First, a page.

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Relin Goldstein & Crane
Relin Goldstein & Crane is a New York based firm located at 28 East
Main Street, Rochester, New York 14614. The firm represents creditors
in collections, bankruptcy, and residential foreclosures. They bring collection
lawsuits throughout New York State on behalf of creditors and finance
companies such as Credit Acceptance Corporation in automobile repossession
debt cases. In its commercial and retail collections practice, the firm
represents clients in all stages of the collection process. They send
letters, seek and enforce judgments, pursue the liquidation of assets,
and litigate collections cases. The firm also represents creditors in
Chapter 7, 11, and 14 bankruptcies and advises them throughout the bankruptcy process.
Mark Broyles is the supervising partner for the firm’s foreclosure
practice. He has experience in creditors’ rights issues including
foreclosure and commercial litigation in the state and federal bankruptcy
courts in New York. Howard Crane is the managing attorney of the firm’s
foreclosure practice as well as the related areas of REO and evictions.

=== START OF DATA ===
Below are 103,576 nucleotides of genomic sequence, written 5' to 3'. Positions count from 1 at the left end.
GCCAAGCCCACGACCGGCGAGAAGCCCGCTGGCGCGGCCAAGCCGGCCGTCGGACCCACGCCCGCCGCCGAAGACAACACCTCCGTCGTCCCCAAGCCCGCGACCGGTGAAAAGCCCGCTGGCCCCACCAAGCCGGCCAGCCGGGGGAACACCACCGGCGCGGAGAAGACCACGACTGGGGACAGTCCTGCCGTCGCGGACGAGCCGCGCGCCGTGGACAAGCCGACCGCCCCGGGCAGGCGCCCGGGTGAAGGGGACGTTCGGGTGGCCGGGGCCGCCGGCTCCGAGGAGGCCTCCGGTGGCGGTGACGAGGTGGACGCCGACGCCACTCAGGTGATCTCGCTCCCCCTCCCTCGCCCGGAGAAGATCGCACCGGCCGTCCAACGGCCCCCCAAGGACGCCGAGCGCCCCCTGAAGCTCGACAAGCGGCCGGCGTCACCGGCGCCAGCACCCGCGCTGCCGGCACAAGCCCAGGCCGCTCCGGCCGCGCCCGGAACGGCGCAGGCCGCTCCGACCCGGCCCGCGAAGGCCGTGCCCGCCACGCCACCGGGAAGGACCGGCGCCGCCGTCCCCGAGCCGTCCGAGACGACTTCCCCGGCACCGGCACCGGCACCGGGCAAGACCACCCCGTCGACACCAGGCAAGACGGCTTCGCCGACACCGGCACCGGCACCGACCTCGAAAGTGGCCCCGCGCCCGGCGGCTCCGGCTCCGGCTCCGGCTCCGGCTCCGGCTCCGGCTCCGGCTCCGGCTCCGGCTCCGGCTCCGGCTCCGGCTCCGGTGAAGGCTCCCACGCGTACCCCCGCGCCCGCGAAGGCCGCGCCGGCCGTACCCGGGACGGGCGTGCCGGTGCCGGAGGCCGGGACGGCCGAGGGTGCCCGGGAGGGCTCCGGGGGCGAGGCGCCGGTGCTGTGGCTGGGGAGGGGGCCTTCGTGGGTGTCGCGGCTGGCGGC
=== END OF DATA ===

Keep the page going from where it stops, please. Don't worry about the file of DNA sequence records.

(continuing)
He has significant experience in litigation and real estate. Additionally,
he has been involved in many cases prosecuting mortgage foreclosures throughout
New York State.
In 2009, the firm was sued by Attorney General Cuomo for relying on an
entity that failed to properly serve the defendants of debt-related lawsuits.
It was alleged that the Long Island process server, American Legal Process,
failed to properly serve the defendants in these cases and deprived them
of their right to a day in court. This process is commonly known as engaging
in “sewer service,” where process servers take advantage of
individuals facing lawsuits by failing to properly alert them and denying
them a chance to respond. In this case, many of the defendants first learned
of the lawsuits when their bank accounts were frozen or their wages were
garnished. This action included thirty-five law firms and two debt collectors
in New York State and involved an estimated 100,000 improperly obtained